From the Bayou to the Big Screen: How Local Startup Pixel Dash Went National


When Jason Tate began Pixel Dash Studios with his co-founder Evan Smith ten years ago, he couldn’t have predicted the growth and success of his startup. Pixel Dash recently completed work on a project involving two house-hold names: Scoob! and the Masked Singer. The advertisement, starring everyone’s favorite cartoon canine, features Pixel Dash’s 3D recreation of the Masked Singer set.

A decade of dedicated work skyrocketed Tate’s tech startup to higher and higher profile projects. “We had no idea where we would end up when we started,” Tate says. “But now we’re working with well-known brands and have clients on the national stage.”

Here’s how connections and community propelled Pixel Dash to the national level.

Identify Your Path Forward

Pixel Dash began as a team of two, but Tate knew how he wanted his company to grow. They spent time working on their own video game passion projects and supplemented it with work-for-hire from local companies. “Most of our work before this project was local to Louisiana,” Tate says. Over the years, Tate and his team built out an impressive portfolio consisting of video games, simulations and 3D animations.

But Tate knew he wanted to get into the VR and film space. “Louisiana has a large film industry, but they’d never crossed over into interactive media,” Tate says. “That was a space we wanted to get into.” Tate was persistent in building industry connections and gained diverse experiences from his work-for-hire projects. “As we built our portfolio and expertise over the years, we were able to level up,” Tate says.

Seek Out the Right Connections

The nature of Pixel Dash’s work lends itself to making connections across other industries. Tate and his team provide the digital component to larger projects. For the Scoob! and Masked Singer project, Pixel Dash collaborated with Dan Clifton of Top Right Corner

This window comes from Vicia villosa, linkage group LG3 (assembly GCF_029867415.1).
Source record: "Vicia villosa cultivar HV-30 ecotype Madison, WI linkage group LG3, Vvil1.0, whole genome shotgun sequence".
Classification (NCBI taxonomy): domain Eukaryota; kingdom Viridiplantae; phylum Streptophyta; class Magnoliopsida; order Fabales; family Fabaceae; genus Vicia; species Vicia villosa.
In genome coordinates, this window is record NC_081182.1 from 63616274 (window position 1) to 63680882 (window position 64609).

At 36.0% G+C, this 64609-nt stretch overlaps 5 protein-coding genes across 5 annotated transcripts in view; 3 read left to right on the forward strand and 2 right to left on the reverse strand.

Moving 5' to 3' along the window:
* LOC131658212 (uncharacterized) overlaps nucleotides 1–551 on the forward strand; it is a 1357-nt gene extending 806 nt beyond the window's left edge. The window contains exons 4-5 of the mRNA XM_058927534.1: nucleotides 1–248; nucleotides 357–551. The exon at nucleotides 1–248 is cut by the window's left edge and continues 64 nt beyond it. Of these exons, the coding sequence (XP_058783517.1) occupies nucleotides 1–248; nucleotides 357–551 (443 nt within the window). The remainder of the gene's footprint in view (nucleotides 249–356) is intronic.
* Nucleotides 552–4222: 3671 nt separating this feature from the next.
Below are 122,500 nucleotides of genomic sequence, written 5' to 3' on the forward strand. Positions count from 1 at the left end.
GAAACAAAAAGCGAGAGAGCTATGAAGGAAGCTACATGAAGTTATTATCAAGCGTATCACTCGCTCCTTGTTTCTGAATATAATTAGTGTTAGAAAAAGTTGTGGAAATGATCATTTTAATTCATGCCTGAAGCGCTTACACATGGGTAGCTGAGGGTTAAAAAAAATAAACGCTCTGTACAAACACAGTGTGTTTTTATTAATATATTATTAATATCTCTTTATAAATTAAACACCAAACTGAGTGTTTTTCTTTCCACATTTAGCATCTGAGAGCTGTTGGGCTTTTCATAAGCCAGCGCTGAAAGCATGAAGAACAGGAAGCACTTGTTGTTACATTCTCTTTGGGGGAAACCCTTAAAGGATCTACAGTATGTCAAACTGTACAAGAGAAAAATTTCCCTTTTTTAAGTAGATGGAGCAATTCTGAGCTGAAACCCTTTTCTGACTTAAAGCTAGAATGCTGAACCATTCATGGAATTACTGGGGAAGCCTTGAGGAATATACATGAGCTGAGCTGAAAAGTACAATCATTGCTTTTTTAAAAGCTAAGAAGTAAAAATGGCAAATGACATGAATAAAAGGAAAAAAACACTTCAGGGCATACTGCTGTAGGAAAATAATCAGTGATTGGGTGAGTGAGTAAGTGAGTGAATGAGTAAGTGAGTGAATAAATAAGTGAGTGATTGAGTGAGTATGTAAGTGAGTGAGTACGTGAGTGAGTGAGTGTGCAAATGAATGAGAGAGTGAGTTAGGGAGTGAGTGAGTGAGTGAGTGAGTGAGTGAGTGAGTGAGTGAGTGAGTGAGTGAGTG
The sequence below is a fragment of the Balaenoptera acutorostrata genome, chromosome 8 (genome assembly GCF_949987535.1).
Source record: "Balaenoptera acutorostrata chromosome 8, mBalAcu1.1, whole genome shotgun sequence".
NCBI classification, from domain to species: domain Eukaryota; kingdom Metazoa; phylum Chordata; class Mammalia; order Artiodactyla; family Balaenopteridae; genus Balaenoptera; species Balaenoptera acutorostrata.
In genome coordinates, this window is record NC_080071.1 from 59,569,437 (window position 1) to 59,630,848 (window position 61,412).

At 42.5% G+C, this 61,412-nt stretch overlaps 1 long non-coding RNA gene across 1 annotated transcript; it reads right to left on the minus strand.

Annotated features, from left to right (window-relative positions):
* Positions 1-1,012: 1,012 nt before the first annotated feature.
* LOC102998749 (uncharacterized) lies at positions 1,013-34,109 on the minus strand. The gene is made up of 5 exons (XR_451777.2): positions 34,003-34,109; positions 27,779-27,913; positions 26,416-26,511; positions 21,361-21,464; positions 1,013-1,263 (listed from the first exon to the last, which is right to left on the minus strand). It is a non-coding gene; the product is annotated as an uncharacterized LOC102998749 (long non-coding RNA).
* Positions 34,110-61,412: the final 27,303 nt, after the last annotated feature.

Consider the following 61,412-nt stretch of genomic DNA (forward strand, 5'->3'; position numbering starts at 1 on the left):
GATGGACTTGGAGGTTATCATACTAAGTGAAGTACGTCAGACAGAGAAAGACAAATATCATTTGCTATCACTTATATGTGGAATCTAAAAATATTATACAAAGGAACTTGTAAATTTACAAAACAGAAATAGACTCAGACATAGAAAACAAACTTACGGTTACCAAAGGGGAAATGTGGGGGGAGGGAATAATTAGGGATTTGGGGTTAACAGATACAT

“Being part of a very small industry, we know everybody,” Tate says. He met Dan Clifton, a movie producer who splits his time between Hollywood and New Orleans, a couple of years ago. “His big idea is to bring virtual reality and other interactive media to film and television,” Tate says. This single connection fostered Pixel Dash’s move into interactive media and brought them to the national level. 

Tate and his team were excited to work with Clifton, who helped bridge the gap between their existing work and the interactive media space they wanted to get into. Their first collaboration with Clifton and Top Right Corner was on the Child’s Play 360 VR Experience, released last year. “That went very well and led to the next opportunity with the Masked Singer,” Tate says.

Create Your Own Community

Tate and his team don’t just make connections: They create community. Tate spends his spare time advising video game and digital media companies at Tech Park, heading up the local chapter of the International Game Developers Association, and helping universities grow their digital media programs.

“Our goal from the start was not just growing as a company,” Tate says. “It was about building the local industry and making Louisiana a place where people want to do this type of work.” Ultimately, Tate’s goal is to unite the graphics and VR industry players across Louisiana. “Even being a small market, it’s interesting how well connected Louisiana can be to the larger industry,” Tate says. “By having all these connections in the state, we’re able to expand nationally.”

MS Scoob VFX/Virtual Set Breakdown from Top Right Corner on Vimeo.

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